More than just beer. It’s Craft Beer.

Would you be willing to mess around with centuries of brewing history? Craft brewers are creating a new future for beer.

Quick Guide

Craft Beer

What are they?

Artisan or traditionally crafted varieties of beer, produced to deliver alternative flavours from multinational beer brands.

Where are they from?

‘Boutique’ (or at least smaller) brewers who often incorporate unique ingredients and alternative brewing techniques to achieve individual flavour styles.

What do they taste like?

You’ll have to try one to find out. Given that they’re all beer, the flavour varieties are as narrow – or as wide – as the brewers want them to be.

Tip

Because of the focus on innovation, investment and personal (rather than mechanised) involvement in the brewing process, expect to pay a bit more for your craft beers. But for a taste sensation that’s beyond the everyday, it’s money well spent.

Craft Beer History

Remember the term ‘micro brewery’? Small, independent breweries developing their own particular styles of beer, maybe based on olde worlde methods lost during modernisation, or focussing on new methods or flavours unique to the producers’ personal approach? Well basically that’s Craft Beer today. It’s all in the semantics, but the micro breweries or boutique beers of old now involve a more approachable attribute of skilled craftsmanship rather than the more marginalised ‘micro’ or ‘boutique’ sense of exclusivity.

 
It all began in the UK and the US 40 or so years ago, when independent brewers started to rail against the cookie-cutter approach of multinational brands. Their objective was common although their methods were anything but; provide an alternative to the bland, same-same flavours of western lagers by producing artisan brews in limited quantities.
 
Some of the early pioneers have fallen by the wayside, but their investment in the craft beer sector created a niche that paved the way for newer proponents to firmly plant their foot in the door of the global beer market and slowly prise it open.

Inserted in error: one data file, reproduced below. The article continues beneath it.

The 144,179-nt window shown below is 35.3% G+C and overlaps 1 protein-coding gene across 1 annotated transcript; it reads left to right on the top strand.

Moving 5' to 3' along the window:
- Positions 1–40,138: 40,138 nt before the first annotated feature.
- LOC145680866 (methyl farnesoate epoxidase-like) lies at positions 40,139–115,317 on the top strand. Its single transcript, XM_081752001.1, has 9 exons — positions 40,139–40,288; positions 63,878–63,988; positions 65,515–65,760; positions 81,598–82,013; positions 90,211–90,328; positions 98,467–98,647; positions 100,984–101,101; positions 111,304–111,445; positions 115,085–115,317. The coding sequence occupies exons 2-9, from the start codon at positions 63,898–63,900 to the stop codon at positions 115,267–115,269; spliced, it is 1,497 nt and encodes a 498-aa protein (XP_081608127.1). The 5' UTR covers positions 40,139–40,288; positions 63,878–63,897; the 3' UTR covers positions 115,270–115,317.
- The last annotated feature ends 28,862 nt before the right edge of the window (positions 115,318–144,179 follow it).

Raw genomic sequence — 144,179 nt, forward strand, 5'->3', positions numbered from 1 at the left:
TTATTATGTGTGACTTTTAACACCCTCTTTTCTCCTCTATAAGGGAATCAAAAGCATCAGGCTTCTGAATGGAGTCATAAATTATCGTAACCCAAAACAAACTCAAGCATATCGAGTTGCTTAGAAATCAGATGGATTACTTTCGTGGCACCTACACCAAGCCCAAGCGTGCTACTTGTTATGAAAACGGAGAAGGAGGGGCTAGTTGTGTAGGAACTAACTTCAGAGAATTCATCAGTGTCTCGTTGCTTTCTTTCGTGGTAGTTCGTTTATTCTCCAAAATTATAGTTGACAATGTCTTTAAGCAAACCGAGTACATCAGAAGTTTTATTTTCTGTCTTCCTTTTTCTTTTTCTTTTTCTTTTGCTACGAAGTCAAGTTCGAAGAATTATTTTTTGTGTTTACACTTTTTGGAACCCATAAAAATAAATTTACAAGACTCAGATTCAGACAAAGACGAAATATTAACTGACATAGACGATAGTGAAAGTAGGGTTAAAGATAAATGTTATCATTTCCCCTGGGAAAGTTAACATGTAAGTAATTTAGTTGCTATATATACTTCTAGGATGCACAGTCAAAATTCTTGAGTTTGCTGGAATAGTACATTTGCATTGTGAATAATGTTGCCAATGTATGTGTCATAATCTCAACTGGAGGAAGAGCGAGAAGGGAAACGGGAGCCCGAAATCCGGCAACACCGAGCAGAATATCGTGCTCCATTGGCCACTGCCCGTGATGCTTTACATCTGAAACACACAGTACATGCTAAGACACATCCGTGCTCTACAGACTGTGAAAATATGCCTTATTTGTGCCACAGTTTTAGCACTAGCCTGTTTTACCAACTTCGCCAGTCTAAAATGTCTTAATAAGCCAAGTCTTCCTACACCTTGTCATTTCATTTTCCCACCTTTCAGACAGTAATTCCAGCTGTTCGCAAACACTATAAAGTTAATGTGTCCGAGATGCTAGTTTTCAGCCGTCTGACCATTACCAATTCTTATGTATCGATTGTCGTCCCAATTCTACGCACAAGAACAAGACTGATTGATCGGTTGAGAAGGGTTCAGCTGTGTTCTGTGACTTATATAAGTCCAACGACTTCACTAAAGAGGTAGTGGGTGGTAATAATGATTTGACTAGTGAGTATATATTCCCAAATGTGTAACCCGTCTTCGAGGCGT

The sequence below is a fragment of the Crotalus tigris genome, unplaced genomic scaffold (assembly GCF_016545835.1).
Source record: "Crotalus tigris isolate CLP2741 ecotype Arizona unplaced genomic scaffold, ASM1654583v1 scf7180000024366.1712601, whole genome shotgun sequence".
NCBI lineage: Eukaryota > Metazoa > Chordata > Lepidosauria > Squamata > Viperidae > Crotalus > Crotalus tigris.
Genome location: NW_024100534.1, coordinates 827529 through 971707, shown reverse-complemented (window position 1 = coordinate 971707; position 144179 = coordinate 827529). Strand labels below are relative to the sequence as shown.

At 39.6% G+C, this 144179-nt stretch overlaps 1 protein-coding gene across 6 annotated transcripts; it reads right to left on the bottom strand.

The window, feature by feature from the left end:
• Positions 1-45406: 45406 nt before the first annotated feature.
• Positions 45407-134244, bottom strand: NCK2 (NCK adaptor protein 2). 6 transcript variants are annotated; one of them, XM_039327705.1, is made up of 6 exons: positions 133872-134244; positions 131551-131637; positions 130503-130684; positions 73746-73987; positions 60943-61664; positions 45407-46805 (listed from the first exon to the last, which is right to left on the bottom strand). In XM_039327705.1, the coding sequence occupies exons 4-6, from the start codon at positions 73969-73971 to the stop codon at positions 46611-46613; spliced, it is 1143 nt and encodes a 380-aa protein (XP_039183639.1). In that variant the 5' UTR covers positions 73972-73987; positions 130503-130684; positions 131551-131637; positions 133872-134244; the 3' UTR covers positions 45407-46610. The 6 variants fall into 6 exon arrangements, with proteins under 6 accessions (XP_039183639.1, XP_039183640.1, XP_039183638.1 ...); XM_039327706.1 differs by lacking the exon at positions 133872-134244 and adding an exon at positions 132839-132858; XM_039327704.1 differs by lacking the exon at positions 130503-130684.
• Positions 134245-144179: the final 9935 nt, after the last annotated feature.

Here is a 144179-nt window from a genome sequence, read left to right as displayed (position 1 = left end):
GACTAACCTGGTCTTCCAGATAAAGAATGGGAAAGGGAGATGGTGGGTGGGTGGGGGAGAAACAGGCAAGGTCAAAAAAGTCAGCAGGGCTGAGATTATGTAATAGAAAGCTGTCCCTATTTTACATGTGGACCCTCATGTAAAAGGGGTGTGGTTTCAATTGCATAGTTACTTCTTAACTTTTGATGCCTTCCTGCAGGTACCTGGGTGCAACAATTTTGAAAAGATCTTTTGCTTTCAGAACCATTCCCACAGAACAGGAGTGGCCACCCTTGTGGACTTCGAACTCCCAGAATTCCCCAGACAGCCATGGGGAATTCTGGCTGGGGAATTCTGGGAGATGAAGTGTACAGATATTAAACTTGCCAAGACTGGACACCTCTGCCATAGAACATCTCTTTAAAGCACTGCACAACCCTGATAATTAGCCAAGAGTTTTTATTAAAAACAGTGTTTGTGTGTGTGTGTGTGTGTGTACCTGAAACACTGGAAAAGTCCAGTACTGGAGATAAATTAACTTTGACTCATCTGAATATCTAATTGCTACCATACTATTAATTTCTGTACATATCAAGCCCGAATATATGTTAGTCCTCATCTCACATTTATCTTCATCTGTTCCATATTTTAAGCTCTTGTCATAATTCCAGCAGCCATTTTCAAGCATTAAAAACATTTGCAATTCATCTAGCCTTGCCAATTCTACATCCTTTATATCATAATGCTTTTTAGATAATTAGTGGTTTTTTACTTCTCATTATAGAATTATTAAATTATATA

The explosion in popularity of craft beers is as much to do with our more sophisticated palates and discerning tastes as with our (actual or subliminal) political perspectives. Small scale, locally owned and using natural ingredients and techniques all suggest positive attributes – greener for the planet, healthier for the consumer and contributing to the local economy. But when sip comes to shove, it’s all about the flavour – no-one’s going to support a product that doesn’t taste great.

Popular Australian Craft Beer Brands

So where are Australia’s craft beers produced? Pretty much everywhere is the very satisfying answer. Name a State or Territory and they’ve all got their own craft beer breweries, some just a little better known than others.

One of Western Australia’s success stories is Matilda Bay Brewery. Starting life in 1984 in Fremantle, the brand has now expanded across the country and moved its headquarters to Melbourne. Some of its more interestingly titled brews – they’ve just gotta be Australian haven’t they? – include Redback Original, Beez Neez, Dogbolter and Fat Yak. Little Creatures is another WA success story, sharing a similar provenance to Matilda Bay. It started in 2001 in Fremantle, and has since expanded to Geelong on the success of its Little Creatures Pale Ale, Pilsner and IPA varieties.
 
James Squire ales are brewed at The Malting Shovel in Sydney’s Camperdown. All beers are named after Australia’s first brewer, James Squire and involve references to his convict history. 150 Lashes Pale Ale, Chancer Golden Ale, Four Wives Pilsner, Stowaway India Pale Ale and Jack of Spades Porter are some of the most popular.